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PBS: Job Monitoring >>
Ok, suppose you submitted your job. Now you probably want to either submit a new one, or get some data back from the server. Useful information can be, for example - resource monitoring, and job monitoring. This section will help you understand what are the "frequently asked questions" you might want ask, and how to get answers for them. We will do so by showing the "common" use of several commands that can provide us with the required information. Several switches and options will be explained, but not all of them. As is common with standardized packages a complete list of options and command switches is found in each command's man page and in the user guide as usual. Let's start …
The central command that gives us the information about jobs and their queues is 'qstat'. Typing 'qstat' will just flush the list of the jobs that are in a system, either running or waiting. Not all of the information generated is intended for human eyes to interpret. Let's present some commonly used switches:
qstat -u $USER
Will list only your jobs. Since PBS Professional was developed decades ago the default number of columns used to present the data is very small, use '-w' switch to enjoy your wide screen:
qstat -wu $USER
Ah, now it looks much better. In addition to the trivial parameters we can see how many compute nodes the job uses (NDS), how many cores (TSK) were requested, how much memory and time were requested, the job state (R – running, Q – waiting, S – suspended), and the time the job has already run.
TIP: Too many jobs? Want to see only jobs in queue? Use: 'qstat -iwu $USER'. This will show only the jobs waiting in a queue. Oppositely, 'qstat -rwu $USER' will show only running or suspended jobs.
Did you forget something and want to see all the information on jobs that already finished? No problem:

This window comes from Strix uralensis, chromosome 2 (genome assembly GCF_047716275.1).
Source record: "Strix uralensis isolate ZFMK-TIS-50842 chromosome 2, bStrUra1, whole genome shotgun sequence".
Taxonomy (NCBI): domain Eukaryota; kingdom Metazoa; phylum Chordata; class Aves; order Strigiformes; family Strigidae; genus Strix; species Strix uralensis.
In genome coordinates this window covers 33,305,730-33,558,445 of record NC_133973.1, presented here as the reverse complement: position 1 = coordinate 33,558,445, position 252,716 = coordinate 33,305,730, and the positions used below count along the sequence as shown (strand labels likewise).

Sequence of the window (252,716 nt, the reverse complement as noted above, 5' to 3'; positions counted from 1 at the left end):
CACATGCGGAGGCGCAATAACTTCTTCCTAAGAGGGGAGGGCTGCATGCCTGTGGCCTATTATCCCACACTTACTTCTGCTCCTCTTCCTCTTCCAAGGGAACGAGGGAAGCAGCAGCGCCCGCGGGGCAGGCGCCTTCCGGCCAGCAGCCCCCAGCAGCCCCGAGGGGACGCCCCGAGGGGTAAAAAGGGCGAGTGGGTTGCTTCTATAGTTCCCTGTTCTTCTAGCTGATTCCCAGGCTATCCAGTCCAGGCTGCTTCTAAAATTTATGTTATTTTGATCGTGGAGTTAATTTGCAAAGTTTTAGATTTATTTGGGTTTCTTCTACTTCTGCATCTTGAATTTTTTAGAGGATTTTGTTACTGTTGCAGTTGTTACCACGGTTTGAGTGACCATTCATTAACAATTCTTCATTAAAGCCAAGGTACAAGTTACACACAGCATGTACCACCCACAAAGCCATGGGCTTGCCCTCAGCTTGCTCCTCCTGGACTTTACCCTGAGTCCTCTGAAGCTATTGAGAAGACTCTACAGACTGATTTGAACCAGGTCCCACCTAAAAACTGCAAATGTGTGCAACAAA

qstat -xwu $USER
will show jobs from the last FIVE days:
Where job state " F " means "Finished" (not "Failed").
Last but not least, sometimes you would like to know where the job is running? This next command will add the information to the last column:
qstat -n1rwu $USER
Note that the switch "1" is used here in order to see every job in a single line.
Other than this very central functionality, 'qstat' can also be used to retrieve the parameters defining each queue. For example,
qstat -Qf <name of the queue>
When you want to know what happened to your job since submission, 'tracejob' is there for you. Typical usage is:
However, if you want to something that happened several days ago, you have to use:
tracejob -n<number-of-days> <Job_ID>
TIP: Filtering through this information requires some practice, try to notice recurring patterns when your jobs are misbehaving.
This command retrieves all parameters relevant to a specific compute node.
You can use this command to quickly see what jobs run on the node, what hardware is available, which group(s) can use it and which queue(s) can utilize it.
Some commands flood your screen with supposedly useful information. For example, how many jobs are running, what is the general availability of the resources, etc. Here are couple of scripts that we prepared, which collects outputs from several other commands.
Command "qsum_mi" will show concentrated information about the all running jobs by queue type and by group.
Command "nodelist" will provide a list of all nodes in a cluster and their status. The list is long, so here are the beginning and the end of it: